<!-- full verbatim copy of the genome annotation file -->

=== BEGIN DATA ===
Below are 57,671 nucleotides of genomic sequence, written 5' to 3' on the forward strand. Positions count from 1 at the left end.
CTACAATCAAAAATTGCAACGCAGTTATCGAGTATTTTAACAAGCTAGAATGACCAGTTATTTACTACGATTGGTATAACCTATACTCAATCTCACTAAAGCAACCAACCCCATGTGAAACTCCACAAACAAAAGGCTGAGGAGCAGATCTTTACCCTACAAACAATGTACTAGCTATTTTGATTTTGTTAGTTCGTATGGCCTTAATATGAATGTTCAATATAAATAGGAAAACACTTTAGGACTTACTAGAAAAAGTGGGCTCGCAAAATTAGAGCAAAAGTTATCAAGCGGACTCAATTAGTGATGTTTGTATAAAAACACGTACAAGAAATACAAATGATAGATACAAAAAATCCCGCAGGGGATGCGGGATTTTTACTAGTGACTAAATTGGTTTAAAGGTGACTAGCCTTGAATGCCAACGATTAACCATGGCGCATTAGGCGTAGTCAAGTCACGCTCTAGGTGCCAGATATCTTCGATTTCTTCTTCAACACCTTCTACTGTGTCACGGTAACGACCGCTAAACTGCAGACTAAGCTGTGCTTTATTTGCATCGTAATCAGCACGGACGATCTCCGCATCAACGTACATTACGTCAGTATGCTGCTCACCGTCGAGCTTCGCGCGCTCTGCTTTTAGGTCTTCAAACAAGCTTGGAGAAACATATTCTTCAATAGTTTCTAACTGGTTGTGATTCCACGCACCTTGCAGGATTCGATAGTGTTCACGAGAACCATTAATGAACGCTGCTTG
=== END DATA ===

Below are 57,671 nucleotides of genomic sequence, written 5' to 3' on the forward strand. Positions count from 1 at the left end.
CTACAATCAAAAATTGCAACGCAGTTATCGAGTATTTTAACAAGCTAGAATGACCAGTTATTTACTACGATTGGTATAACCTATACTCAATCTCACTAAAGCAACCAACCCCATGTGAAACTCCACAAACAAAAGGCTGAGGAGCAGATCTTTACCCTACAAACAATGTACTAGCTATTTTGATTTTGTTAGTTCGTATGGCCTTAATATGAATGTTCAATATAAATAGGAAAACACTTTAGGACTTACTAGAAAAAGTGGGCTCGCAAAATTAGAGCAAAAGTTATCAAGCGGACTCAATTAGTGATGTTTGTATAAAAACACGTACAAGAAATACAAATGATAGATACAAAAAATCCCGCAGGGGATGCGGGATTTTTACTAGTGACTAAATTGGTTTAAAGGTGACTAGCCTTGAATGCCAACGATTAACCATGGCGCATTAGGCGTAGTCAAGTCACGCTCTAGGTGCCAGATATCTTCGATTTCTTCTTCAACACCTTCTACTGTGTCACGGTAACGACCGCTAAACTGCAGACTAAGCTGTGCTTTATTTGCATCGTAATCAGCACGGACGATCTCCGCATCAACGTACATTACGTCAGTATGCTGCTCACCGTCGAGCTTCGCGCGCTCTGCTTTTAGGTCTTCAAACAAGCTTGGAGAAACATATTCTTCAATAGTTTCTAACTGGTTGTGATTCCACGCACCTTGCAGGATTCGATAGTGTTCACGAGAACCATTAATGAACGCTGCTTG